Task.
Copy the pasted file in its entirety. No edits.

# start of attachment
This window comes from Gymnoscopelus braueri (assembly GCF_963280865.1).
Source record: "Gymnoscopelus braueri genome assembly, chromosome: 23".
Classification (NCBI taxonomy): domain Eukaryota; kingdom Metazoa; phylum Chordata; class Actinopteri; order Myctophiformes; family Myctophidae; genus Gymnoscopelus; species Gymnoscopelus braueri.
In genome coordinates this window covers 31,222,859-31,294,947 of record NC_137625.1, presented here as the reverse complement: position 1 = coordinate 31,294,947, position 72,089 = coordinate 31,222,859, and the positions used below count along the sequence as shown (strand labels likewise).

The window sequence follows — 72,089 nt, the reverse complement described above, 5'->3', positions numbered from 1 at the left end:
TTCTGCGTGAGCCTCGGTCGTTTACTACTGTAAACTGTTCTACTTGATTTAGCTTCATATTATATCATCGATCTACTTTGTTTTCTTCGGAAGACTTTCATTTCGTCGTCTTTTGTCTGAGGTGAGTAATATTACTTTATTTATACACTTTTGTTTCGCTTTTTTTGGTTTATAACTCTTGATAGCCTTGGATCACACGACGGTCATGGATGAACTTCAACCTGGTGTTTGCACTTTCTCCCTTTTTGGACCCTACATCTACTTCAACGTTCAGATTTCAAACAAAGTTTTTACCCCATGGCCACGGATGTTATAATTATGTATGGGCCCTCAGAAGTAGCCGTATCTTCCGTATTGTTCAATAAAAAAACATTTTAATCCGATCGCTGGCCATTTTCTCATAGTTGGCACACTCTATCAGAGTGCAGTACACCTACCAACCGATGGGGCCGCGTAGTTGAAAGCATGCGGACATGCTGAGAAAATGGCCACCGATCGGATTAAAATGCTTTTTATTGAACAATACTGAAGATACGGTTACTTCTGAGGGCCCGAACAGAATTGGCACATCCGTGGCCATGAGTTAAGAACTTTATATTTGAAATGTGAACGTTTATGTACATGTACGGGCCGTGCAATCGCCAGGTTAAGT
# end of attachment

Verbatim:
This window comes from Gymnoscopelus braueri (assembly GCF_963280865.1).
Source record: "Gymnoscopelus braueri genome assembly, chromosome: 23".
Classification (NCBI taxonomy): domain Eukaryota; kingdom Metazoa; phylum Chordata; class Actinopteri; order Myctophiformes; family Myctophidae; genus Gymnoscopelus; species Gymnoscopelus braueri.
In genome coordinates this window covers 31,222,859-31,294,947 of record NC_137625.1, presented here as the reverse complement: position 1 = coordinate 31,294,947, position 72,089 = coordinate 31,222,859, and the positions used below count along the sequence as shown (strand labels likewise).

The window sequence follows — 72,089 nt, the reverse complement described above, 5'->3', positions numbered from 1 at the left end:
TTCTGCGTGAGCCTCGGTCGTTTACTACTGTAAACTGTTCTACTTGATTTAGCTTCATATTATATCATCGATCTACTTTGTTTTCTTCGGAAGACTTTCATTTCGTCGTCTTTTGTCTGAGGTGAGTAATATTACTTTATTTATACACTTTTGTTTCGCTTTTTTTGGTTTATAACTCTTGATAGCCTTGGATCACACGACGGTCATGGATGAACTTCAACCTGGTGTTTGCACTTTCTCCCTTTTTGGACCCTACATCTACTTCAACGTTCAGATTTCAAACAAAGTTTTTACCCCATGGCCACGGATGTTATAATTATGTATGGGCCCTCAGAAGTAGCCGTATCTTCCGTATTGTTCAATAAAAAAACATTTTAATCCGATCGCTGGCCATTTTCTCATAGTTGGCACACTCTATCAGAGTGCAGTACACCTACCAACCGATGGGGCCGCGTAGTTGAAAGCATGCGGACATGCTGAGAAAATGGCCACCGATCGGATTAAAATGCTTTTTATTGAACAATACTGAAGATACGGTTACTTCTGAGGGCCCGAACAGAATTGGCACATCCGTGGCCATGAGTTAAGAACTTTATATTTGAAATGTGAACGTTTATGTACATGTACGGGCCGTGCAATCGCCAGGTTAAGT